Ensemble Theatre Company
Summer Repertory at the Jericho Arts Centre
The Duchess of Malfi
by John Webster

Dates and Venue 12 July - 15 August 2014, 8pm (2pm matinees on July 27 and August 10) | the Jericho Arts Centre, 1675 Discovery Street

Reviewer Roger Wayne Eberle

It would be oversimplifying it if I were to say that The Duchess of Malfi is all about a young widowed Duchess whose two brothers—a prince and a cardinal—are dead set against her marrying again and that they seek a gruesome vengeance upon her after she falls in love with one of her servants, marries him clandestinely, and subsequently bears him three children. There are vast amounts of political intrigue at work in this play, there are spying rogue courtiers aplenty, and there is treachery enough to choke more than a few bloated plots.

Sadly, pacing problems and underdeveloped characterization issues mar what might otherwise be a robust and vitally cathartic play. On more than one occasion it appeared that Ferdinand (Paul Herbert) was reciting lines rather than reinventing his character, and he was not the only actor mouthing the lines.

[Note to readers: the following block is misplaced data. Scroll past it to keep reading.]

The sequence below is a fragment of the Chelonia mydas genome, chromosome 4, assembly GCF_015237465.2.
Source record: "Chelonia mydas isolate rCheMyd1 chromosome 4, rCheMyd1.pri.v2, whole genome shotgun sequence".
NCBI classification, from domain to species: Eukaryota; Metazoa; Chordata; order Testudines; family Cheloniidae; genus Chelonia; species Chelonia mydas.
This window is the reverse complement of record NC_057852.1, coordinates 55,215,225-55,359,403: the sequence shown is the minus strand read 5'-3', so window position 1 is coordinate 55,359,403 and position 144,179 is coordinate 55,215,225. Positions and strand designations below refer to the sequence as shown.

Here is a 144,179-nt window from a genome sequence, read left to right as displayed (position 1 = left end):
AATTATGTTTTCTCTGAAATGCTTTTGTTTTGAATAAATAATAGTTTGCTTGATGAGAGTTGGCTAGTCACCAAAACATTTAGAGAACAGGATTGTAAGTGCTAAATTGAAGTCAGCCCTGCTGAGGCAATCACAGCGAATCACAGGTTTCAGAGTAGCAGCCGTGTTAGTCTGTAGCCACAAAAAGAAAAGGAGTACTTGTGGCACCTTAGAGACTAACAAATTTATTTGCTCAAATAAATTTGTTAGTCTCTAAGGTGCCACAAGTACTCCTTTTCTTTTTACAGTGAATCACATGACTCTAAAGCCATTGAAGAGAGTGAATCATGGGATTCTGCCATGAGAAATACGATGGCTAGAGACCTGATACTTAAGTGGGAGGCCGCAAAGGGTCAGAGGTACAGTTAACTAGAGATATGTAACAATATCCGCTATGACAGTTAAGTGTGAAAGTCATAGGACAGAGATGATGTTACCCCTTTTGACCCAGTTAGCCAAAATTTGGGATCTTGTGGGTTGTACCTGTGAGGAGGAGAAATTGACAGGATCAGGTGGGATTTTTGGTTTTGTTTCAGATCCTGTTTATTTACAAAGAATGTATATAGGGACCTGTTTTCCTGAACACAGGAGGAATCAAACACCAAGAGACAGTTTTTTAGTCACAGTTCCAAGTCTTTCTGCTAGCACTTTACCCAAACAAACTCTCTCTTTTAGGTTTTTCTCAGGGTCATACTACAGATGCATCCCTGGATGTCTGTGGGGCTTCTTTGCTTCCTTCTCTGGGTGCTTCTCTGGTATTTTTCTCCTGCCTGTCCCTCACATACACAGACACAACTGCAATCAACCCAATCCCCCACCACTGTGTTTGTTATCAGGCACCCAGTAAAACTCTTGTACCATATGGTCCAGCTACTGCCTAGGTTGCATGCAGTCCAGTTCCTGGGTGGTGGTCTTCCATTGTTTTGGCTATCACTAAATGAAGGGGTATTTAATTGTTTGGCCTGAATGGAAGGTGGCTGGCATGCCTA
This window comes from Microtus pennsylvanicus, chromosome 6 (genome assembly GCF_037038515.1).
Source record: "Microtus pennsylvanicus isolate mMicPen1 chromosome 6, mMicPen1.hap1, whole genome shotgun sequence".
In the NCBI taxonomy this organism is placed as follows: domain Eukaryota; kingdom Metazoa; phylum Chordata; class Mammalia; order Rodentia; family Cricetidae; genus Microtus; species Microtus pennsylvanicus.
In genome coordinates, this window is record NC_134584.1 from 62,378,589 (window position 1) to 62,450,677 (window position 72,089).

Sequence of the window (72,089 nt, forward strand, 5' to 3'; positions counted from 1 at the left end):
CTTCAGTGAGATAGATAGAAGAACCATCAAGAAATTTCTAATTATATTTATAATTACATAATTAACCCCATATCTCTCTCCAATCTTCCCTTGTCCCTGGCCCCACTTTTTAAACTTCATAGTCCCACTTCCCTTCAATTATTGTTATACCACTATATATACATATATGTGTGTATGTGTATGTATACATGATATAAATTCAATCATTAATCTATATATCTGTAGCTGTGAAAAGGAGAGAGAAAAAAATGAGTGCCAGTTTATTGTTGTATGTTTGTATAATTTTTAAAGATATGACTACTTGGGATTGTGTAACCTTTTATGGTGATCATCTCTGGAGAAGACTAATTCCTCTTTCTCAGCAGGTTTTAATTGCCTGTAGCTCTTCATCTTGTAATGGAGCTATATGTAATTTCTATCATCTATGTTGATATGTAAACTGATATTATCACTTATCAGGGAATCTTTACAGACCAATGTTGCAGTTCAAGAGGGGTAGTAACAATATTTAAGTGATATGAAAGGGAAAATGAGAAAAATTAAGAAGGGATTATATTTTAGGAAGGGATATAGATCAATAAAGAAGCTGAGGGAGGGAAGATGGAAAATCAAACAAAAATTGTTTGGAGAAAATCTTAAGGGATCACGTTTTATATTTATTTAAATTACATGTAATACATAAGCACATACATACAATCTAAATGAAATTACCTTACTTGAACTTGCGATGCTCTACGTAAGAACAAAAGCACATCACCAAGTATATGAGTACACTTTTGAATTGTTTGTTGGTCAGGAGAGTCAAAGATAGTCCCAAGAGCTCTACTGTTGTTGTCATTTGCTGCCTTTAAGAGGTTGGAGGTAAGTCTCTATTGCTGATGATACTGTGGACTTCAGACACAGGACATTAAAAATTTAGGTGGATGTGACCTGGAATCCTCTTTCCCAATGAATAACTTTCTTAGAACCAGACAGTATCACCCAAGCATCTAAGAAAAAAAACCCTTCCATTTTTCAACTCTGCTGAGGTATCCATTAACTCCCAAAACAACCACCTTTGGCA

The cardinal (James Gill) on the other hand proves himself as the more Machiavellian of the two brothers right up until he gives away his diabolical secret in a scene that runs counter-intuitive to his ‘true’ character.

Despite what director Tariq Leslie suggests about family honour being the true motive for the vile vengeance these two brothers wreak upon their paragon of a sister, one cannot help but feel there were more mercenary motives at work. Entitlement issues and inheritances seem more likely at stake here.

The Duchess of Malfi (Alison Raine) is portrayed with skill, finesse and elegance. Unfortunately there seems to be next to no chemistry between her and Antonio (Adam Bergquist), the object of her affection. There is little by way of exposition prior to the Duchess’s sudden come-on and Bergquist portrays Antonio as a bit a milquetoast, a factor that goes a long ways towards undercutting a fair bit of the Duchess’s credibility.

By this logic, the cardinal and his noble brother Ferdinand ought to be pitying rather that punishing their sister. Such are a few of the many plot faults of this ponderous and problematic play. At two hours and three quarters, it perhaps felt more ponderous than even this convoluted script warranted. It is a bloody play, but it could have used more passion in the playing of it.

Darren Hales’ lighting is about right for the morbid mood of this macabre little piece of Jacobean theatre, and the costumes of Chanel McCartney and Shelby Page are both authentic and artistic.

It would be remiss of me to end without mentioning how impressive a madman Kazz Leskard makes. His crazed gaze and fitful rambling monologue when the fit came upon him as the madmen were loosed upon the Duchess, was as chilling a representation of lunacy as has been seen in the theatre on this side of the dark side of the moon.

© 2014 Roger Wayne Eberle